The company behind a major wind farm application close to Bonchester Bridge has come under fire from community leaders over a negative assessment of Hawick and the surrounding area.
Leeds-based Energiekontor UK wants to erect 12 wind turbines at Pines Burn on the Harwood Estate.
As part of its application, the company had to submit a local profile, presenting an overview of the local economy in Teviot and Liddesdale, and Hawick in particular, but the company’s assessment, based on official statistics, appears to have backfired.
It has been attacked by community leaders for being “extraordinarily brutal”, highlighting as it does falling populations, high levels of child poverty, negative crime statistics and the loss of traditional industry.
The lengthy and detailed appraisal has angered Hawick and Denholm councillor Watson McAteer as he believes the figures fail to represent the many positive aspects of Hawick today, including the arrival of a new distillery and two major supermarket retailers, the 3G pitch at Volunteer Park and the ongoing work to transform Wilton Lodge Park.
Duncan Taylor, project manager with Energiekontor, said the firm understood the concerns raised and pledged it would be a good neighbour to the local community.
But Mr McAteer thinks the statement risks stirring up hostility to an application previously perceived as “slightly less provocative” than the six other potential wind farm sites earmarked for the area.
He said: “Their recent insensitive and unnecessarily selective use of socioeconomic data to support their planning application has generated a very hostile reaction.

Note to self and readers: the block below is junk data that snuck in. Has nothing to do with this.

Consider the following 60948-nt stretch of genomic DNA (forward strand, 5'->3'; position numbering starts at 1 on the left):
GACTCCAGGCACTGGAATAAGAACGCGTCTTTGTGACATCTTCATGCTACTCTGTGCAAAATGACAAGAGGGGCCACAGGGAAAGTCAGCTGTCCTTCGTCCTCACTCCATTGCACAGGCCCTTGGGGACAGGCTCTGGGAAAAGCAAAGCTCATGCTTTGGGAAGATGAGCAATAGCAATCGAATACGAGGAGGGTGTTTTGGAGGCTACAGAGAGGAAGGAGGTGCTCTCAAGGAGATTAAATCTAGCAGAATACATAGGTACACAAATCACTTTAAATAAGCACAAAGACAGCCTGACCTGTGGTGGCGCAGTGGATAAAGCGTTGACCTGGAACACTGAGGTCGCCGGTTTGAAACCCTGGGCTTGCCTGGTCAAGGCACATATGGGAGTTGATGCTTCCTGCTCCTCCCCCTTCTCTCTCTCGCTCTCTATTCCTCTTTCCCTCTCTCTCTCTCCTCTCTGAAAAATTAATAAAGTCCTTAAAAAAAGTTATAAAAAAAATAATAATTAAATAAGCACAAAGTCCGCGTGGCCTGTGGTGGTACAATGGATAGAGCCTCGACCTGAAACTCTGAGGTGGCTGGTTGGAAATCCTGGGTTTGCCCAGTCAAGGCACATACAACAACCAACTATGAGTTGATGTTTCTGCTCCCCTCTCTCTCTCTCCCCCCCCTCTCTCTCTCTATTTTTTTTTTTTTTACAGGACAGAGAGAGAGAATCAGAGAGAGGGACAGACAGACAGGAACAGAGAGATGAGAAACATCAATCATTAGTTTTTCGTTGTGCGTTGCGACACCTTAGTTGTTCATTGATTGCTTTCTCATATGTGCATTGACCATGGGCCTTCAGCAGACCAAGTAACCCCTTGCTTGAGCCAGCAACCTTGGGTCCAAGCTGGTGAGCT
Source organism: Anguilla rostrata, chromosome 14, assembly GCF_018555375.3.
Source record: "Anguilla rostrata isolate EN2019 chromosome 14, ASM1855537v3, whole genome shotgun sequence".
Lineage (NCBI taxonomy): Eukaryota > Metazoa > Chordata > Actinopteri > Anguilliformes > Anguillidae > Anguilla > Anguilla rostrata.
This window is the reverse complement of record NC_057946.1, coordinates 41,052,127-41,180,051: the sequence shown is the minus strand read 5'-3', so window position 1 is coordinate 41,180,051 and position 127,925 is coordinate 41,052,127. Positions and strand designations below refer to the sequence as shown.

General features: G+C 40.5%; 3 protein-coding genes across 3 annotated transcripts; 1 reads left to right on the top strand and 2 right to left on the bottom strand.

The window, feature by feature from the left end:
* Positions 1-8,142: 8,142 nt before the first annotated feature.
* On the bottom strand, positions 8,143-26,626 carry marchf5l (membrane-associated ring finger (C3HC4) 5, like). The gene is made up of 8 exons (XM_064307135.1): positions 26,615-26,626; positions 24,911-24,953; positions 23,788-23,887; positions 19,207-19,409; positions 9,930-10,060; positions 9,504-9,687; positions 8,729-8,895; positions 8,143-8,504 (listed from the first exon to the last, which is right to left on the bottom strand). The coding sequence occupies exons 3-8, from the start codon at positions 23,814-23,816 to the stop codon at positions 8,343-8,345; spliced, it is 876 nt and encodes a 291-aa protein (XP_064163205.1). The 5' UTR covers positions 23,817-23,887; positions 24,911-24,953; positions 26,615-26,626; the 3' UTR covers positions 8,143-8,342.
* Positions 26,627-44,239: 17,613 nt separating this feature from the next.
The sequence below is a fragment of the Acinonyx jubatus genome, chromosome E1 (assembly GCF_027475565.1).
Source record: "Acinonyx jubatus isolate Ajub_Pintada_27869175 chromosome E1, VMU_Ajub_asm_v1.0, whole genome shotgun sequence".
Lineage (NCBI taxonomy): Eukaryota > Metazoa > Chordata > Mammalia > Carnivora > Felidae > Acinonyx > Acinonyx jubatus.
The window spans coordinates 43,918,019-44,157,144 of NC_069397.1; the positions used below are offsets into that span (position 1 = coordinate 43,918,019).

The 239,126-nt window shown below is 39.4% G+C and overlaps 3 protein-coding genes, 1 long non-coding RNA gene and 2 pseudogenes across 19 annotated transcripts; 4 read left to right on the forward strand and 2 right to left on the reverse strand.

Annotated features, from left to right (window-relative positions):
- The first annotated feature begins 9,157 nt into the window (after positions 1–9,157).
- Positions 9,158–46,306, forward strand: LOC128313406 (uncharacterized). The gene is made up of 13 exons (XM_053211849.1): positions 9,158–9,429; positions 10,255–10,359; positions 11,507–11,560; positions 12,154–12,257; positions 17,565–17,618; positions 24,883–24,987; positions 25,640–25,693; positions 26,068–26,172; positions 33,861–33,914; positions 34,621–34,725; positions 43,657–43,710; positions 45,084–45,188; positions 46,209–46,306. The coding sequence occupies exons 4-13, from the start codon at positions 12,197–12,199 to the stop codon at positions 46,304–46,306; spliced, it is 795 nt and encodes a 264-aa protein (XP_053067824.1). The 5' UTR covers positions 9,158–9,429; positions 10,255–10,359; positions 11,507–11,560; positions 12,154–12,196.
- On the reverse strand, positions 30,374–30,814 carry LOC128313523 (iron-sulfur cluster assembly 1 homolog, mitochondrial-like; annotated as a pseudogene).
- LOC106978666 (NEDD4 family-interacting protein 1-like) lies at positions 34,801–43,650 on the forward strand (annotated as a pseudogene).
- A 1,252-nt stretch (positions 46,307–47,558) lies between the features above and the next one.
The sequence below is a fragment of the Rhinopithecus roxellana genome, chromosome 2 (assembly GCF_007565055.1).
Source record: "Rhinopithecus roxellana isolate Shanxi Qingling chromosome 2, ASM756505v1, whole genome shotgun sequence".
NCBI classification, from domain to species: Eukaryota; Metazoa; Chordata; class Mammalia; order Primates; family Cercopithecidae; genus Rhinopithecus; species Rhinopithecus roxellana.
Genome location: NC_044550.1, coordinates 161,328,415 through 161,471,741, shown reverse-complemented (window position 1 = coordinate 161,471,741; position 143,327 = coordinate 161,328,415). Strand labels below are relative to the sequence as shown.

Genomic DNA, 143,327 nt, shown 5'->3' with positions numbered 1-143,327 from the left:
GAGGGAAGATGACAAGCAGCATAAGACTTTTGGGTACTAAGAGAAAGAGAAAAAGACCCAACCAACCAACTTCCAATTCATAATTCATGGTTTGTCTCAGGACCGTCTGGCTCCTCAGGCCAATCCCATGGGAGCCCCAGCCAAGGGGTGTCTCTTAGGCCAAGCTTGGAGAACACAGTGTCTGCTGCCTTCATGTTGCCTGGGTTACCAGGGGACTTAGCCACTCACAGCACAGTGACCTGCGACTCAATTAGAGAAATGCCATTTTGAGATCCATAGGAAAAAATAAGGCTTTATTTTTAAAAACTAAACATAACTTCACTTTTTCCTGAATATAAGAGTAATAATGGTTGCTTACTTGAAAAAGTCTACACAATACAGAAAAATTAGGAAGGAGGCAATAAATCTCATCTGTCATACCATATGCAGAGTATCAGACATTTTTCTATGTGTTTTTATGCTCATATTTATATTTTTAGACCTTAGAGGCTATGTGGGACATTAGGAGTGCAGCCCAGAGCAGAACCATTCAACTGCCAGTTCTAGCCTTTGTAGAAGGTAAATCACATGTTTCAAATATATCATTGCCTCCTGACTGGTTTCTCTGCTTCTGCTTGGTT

“While the statistics may paint a poor picture of our town, the reality is quite different, with new business, industry and leisure facilities combining to reverse declining trends.
“The Energiekontor team has been encamped in the area for the best part of 12 months, and it is surprising they have failed to fully understand and appreciate the unique character of our townsfolk and community.
“One thing is certain – if successful, they may be able to inject some funding into the community, but by their own figures, no more than three full-time staff will ultimately manage the site, which is hardly likely to change any of the data being used to support their planning application.”
Another critic of the project is Philip Kerr, chairman of Southdean Community Council.
He said: “I am sure these problems in our area are well recognised by all elected representatives, but the summary is extraordinarily brutal, and in the context of a wind farm application doesn’t read well, at least to my eyes.
“It is totally unnecessary to go into quite such detail.
“I am not sure building 12 wind turbines necessarily tackles the issues portrayed either.”
Mr Taylor added: “We understand the concerns that have been raised regarding the socio-economic chapter of the environmental statement.
“People rightly have a sense of pride about their communities, and that is sometimes difficult to represent in facts and figures.
“Our interaction with the community as the scheme has evolved over the last 12 months, however, and has helped our understanding of how the Pines Burn wind farm investment will benefit the local area, which we recognise is one among many investments planned.
“Our offer of shared ownership of the wind farm, and a benefit of £180,000 per year, would be substantial contributions to the local economy.
“We believe anyone who has come to know Energiekontor locally will attest to our values and transparency.
“We want to be good neighbours to the community and will always listen to concerns raised.”